Zambolis apartments

Zambolis apartments
For your holidays in Chania

Thursday 10 April 2008

Koulourakia - traditional Greek Easter cookies (Κουλουράκια για το Πάσχα)

I've been using a Greek koulouraki recipe that always seem to make successful koulourakia (κουλουράκια), the Greek butter cookies often made in preparation for Easter. I found it in a book I bought when I first came to Greece, nearly two decades ago, the Greek Calendar Cookbook by Anne Yiannoulis (Lycabettus Press). The recipe makes a small batch of cookies; hence they are eaten too quickly! I've found that making cookies in small batches ensures greater success in taste and texture; the dough never seems to mix properly when I make it in larger doses. The recipe is the simplest cookie recipe I have ever come across; I have copied it pretty much as stated in the book. The fun part about it is creating the most intricate biscuit shapes - a great activity for children.

You need:
250g butter
3/4 cup sugar
2 egg yolks (free-range eggs give that extra yellow colour)
grated zest of an orange
1/4 cup orange juice (you can use milk here, as the recipe states, but as we have our own oranges in our own fields, we use them, and the smell of orange-flavoured cookies will scent your kitchen beautifully)
1 vial of vanilla essence
1 tablespoon cognac (brandy)
4 cups 'strong' flour (the kind used to make pie pastry, as opposed to 'soft' flour, used in cakes)
1 teaspoon baking powder
extra egg yolk for glazing the cookies
Cream the butter and sugar, add the yolks, rind, vanilla and brandy and beat well. Add the flour and then the liquid, mixing with floured hands to form a stiff dough. Break off small pieces and roll them out into the traditional biscuit shapes that Greek housewives and bakers have been crafting over the years. Place them on a lightly greased baking tin. Brush them with beaten yolk mixed with a tablespoon of water. Bake in a moderate oven for about twenty minutes.

The biscuits are cooked when they take on a rich golden colour. I lift them off the baking tin with a metal scraper; sometimes the egg runs onto the tin, and this is what causes them to stick. Try to let them cool a little before scraping off, as these biscuits harden as they cool. This mixture makes about 50 cookies - just enough for a family of four to eat them in one day...

Sesame is often used as a garnish on Greek pies and biscuits, but never on Easter cookies (κουλουράκια Πασχαλινά); cookies with sesame seeds are often eaten during Lent or in plain less sweet biscuits. And if you're wondering what to do with the egg whites, I'd do what all New Zealanders would do with them - make a pavlova!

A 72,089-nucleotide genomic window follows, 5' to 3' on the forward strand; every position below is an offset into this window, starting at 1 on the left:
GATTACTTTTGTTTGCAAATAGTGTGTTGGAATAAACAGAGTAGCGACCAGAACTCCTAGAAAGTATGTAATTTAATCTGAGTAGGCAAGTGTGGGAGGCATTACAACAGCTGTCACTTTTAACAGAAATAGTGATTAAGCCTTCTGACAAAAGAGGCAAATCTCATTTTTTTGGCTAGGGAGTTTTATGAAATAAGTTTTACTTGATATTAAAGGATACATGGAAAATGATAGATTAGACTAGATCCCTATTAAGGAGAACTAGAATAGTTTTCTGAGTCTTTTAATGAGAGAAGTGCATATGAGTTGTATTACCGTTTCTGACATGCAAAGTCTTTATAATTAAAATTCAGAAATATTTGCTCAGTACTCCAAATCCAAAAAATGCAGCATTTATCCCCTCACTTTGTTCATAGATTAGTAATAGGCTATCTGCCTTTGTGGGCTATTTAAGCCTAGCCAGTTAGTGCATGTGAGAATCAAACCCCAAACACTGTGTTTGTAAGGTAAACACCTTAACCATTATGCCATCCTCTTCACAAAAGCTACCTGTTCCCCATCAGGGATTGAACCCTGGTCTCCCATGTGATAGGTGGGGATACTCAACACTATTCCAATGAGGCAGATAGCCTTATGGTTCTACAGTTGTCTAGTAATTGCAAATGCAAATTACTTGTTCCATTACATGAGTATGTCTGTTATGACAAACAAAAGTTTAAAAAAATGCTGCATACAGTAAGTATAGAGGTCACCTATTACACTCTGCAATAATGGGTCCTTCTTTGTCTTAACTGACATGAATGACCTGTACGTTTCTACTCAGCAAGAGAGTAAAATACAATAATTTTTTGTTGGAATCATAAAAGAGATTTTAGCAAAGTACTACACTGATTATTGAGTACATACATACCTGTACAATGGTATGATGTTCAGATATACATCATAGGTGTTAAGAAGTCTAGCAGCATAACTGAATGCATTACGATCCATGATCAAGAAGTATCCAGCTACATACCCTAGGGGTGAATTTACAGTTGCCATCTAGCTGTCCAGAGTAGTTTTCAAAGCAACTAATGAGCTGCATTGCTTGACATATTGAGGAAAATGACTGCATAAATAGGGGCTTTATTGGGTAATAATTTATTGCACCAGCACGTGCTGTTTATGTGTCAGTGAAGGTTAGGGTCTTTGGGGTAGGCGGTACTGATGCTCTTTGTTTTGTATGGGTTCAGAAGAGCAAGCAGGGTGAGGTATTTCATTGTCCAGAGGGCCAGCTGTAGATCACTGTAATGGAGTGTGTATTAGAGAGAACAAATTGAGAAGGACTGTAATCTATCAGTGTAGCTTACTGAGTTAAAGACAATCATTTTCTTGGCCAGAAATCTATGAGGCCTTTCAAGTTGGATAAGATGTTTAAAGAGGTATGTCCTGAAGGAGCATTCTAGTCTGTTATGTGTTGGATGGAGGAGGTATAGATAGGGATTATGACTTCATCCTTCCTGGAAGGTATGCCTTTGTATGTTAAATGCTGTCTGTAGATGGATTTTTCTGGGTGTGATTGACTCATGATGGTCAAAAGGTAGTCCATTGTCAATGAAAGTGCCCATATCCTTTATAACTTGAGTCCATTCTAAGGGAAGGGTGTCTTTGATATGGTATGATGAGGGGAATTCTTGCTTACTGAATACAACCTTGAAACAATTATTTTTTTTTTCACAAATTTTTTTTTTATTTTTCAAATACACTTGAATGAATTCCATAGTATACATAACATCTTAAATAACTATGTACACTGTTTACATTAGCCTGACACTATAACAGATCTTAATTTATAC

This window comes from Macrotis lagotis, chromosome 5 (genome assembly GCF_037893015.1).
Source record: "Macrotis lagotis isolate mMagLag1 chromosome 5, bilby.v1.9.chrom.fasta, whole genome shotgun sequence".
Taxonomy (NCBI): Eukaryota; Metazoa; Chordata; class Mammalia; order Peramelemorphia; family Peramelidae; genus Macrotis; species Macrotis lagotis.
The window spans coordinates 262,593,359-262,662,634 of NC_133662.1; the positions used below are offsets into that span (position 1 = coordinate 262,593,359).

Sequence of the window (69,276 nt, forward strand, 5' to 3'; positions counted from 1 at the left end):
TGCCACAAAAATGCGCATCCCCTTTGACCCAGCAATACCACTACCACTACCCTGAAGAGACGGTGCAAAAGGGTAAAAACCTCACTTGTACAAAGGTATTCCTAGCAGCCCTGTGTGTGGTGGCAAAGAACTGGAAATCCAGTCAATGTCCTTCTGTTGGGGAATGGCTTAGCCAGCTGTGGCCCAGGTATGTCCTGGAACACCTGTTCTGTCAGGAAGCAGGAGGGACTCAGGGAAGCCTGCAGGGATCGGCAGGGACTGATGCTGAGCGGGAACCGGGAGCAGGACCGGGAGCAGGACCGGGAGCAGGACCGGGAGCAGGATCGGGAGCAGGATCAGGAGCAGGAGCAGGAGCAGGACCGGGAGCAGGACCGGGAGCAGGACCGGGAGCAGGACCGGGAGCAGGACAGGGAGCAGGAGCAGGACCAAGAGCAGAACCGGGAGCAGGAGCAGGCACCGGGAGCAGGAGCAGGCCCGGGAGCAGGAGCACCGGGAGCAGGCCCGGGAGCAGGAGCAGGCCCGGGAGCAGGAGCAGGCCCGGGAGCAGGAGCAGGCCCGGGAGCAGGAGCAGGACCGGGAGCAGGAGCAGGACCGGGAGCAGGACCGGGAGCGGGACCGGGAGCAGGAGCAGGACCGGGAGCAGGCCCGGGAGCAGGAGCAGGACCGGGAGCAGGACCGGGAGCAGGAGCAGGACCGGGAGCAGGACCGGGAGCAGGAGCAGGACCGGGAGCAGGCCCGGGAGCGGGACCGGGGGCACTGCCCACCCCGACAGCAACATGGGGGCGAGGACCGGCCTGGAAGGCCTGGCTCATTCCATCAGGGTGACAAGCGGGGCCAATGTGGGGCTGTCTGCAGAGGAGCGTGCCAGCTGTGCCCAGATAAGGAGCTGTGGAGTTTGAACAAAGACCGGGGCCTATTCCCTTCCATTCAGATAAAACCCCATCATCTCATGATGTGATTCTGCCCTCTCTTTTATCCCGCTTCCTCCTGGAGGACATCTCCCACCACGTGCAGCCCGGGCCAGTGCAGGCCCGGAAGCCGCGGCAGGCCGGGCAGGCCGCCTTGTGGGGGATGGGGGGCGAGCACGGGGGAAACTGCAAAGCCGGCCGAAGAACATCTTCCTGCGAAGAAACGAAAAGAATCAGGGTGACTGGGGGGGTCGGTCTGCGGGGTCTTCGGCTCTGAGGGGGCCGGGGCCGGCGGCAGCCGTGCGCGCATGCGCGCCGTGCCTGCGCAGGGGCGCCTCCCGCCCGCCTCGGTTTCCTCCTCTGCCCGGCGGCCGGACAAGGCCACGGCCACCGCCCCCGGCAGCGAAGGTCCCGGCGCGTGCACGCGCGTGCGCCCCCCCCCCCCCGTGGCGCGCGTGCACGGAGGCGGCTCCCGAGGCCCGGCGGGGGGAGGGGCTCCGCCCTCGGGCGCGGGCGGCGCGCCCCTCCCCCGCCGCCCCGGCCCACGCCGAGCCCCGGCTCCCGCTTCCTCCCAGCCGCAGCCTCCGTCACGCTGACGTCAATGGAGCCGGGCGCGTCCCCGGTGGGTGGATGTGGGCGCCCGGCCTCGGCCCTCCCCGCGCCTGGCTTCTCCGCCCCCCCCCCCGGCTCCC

As I said, these biscuits never fail to please: here they are in 2009 in my Cretan kitchen:

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New Year's cake
Clean Monday
25 March (Independence Day)
Ash Thursday

Cretan meat pie
Red eggs
Lent pies
Bakaliaros for Palm Sunday
Clean Monday


  1. When Koulourakia are bad...look out but when they are good...they can't be beat. This does sound like a good recipe. I should pass this on to my aunt who makes Koulourakia that are also dangerous projectiles.

  2. I have that book! We spent 87-88 on the island, and I bought the book then. Koulourakia in the village really makes me laugh. We get some from each of the neighbors, and the relatives, sand some friends, so we always have a selection of different kinds. One year we had a tasting - not that we told anyone the results, mind you. Yours are beautiful. especially the very yellow dough.

  3. a brilliant book, that one, Laurie, I've cooked using it for quite a few recipes

  4. Maria, thanks for reminding me of koulourakia paschalina. I totally forgot about them. I am planning to make tsourekia and the Cypriot Easter Flaounes. You are so sweet of putting a link to my blog for Pavlova. Thanks a lot.

  5. Do they really not put sesame seeds on them at Easter? My aunts always do, but then they're not Greek. You'd think my uncles would correct them though.

  6. we definitely dont put sesame on easter koulourakia, but i dont think any harm is done by putting sesame on them. maybe greek people abroad fuse ideas - for example, in new zealand, my mum made melomakarona and kourambiedes year round. when i came to greece, i discovered that these sweets are only made by nikokires at christmas!!!

  7. I have a question. As I roll our a small log-shaped portion and twist them, they crack in several places. What am I doing wrong? I would love to hear from you. Thanks.

  8. Maria, Keeping in mind your copyright, may I print this for my own at home recipes? I love these so much that my Greek friends ration them when I go to visit.

  9. hi rob, feel free to print any recipe - i hope you like mine!

  10. First, Kalo Pashcha!!
    I stumbled upon your blog searching for a different versions of koulourakia. I have been passed down the honor of making the koulouraki from my yiayia. I made a whole kitchen full of them with my daughter today and they just didn't come out like yiayias. I had to search for what I could be doing differently. Of course as you'd mentioned in one of your entries that smaller recipes tend to come out better than larger ones. I mixed and matched your recipe with my yiayias and made another batch, so far I think they have turned out delicious!
    I come across all kinds of "Greek" recipes but many are so different than Cretan recipes (I am Cretan) and those are hard to come by! I have much enjoyed reading your blog and intend to continue to check in. Thanks for sharing a little bit of Greece with us over here in American!
    Tomorrow I am preparing the kaletsounia for Easter. Wish me luck, it will be my first time!

  11. there is always a first time - i remember mine! (and good luck too of course!)